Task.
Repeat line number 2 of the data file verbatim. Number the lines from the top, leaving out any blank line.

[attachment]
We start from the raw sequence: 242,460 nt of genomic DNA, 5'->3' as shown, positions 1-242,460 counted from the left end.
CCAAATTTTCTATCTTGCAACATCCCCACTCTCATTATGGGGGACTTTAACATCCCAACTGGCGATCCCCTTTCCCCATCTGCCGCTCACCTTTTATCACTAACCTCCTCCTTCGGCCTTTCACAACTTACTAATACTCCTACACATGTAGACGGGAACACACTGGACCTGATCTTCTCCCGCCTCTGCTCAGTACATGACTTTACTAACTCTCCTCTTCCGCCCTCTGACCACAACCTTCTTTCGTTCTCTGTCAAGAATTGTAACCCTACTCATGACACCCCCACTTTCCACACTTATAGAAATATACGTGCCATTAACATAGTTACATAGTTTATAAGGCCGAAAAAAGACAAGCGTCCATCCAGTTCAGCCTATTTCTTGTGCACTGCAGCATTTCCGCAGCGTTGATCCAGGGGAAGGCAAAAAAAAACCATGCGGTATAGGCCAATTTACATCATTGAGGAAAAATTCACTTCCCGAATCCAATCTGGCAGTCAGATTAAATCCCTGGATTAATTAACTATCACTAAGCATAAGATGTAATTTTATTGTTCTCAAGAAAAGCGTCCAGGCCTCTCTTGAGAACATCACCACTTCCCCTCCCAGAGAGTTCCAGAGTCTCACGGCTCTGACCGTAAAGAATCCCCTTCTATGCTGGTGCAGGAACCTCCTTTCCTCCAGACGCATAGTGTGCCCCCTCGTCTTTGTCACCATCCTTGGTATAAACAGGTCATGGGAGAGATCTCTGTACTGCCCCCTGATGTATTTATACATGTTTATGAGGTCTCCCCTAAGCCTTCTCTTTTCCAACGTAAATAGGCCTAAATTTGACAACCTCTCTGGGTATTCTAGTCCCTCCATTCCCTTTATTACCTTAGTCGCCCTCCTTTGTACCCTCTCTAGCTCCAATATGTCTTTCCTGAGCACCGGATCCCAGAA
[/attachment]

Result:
CCAAATTTTCTATCTTGCAACATCCCCACTCTCATTATGGGGGACTTTAACATCCCAACTGGCGATCCCCTTTCCCCATCTGCCGCTCACCTTTTATCACTAACCTCCTCCTTCGGCCTTTCACAACTTACTAATACTCCTACACATGTAGACGGGAACACACTGGACCTGATCTTCTCCCGCCTCTGCTCAGTACATGACTTTACTAACTCTCCTCTTCCGCCCTCTGACCACAACCTTCTTTCGTTCTCTGTCAAGAATTGTAACCCTACTCATGACACCCCCACTTTCCACACTTATAGAAATATACGTGCCATTAACATAGTTACATAGTTTATAAGGCCGAAAAAAGACAAGCGTCCATCCAGTTCAGCCTATTTCTTGTGCACTGCAGCATTTCCGCAGCGTTGATCCAGGGGAAGGCAAAAAAAAACCATGCGGTATAGGCCAATTTACATCATTGAGGAAAAATTCACTTCCCGAATCCAATCTGGCAGTCAGATTAAATCCCTGGATTAATTAACTATCACTAAGCATAAGATGTAATTTTATTGTTCTCAAGAAAAGCGTCCAGGCCTCTCTTGAGAACATCACCACTTCCCCTCCCAGAGAGTTCCAGAGTCTCACGGCTCTGACCGTAAAGAATCCCCTTCTATGCTGGTGCAGGAACCTCCTTTCCTCCAGACGCATAGTGTGCCCCCTCGTCTTTGTCACCATCCTTGGTATAAACAGGTCATGGGAGAGATCTCTGTACTGCCCCCTGATGTATTTATACATGTTTATGAGGTCTCCCCTAAGCCTTCTCTTTTCCAACGTAAATAGGCCTAAATTTGACAACCTCTCTGGGTATTCTAGTCCCTCCATTCCCTTTATTACCTTAGTCGCCCTCCTTTGTACCCTCTCTAGCTCCAATATGTCTTTCCTGAGCACCGGATCCCAGAA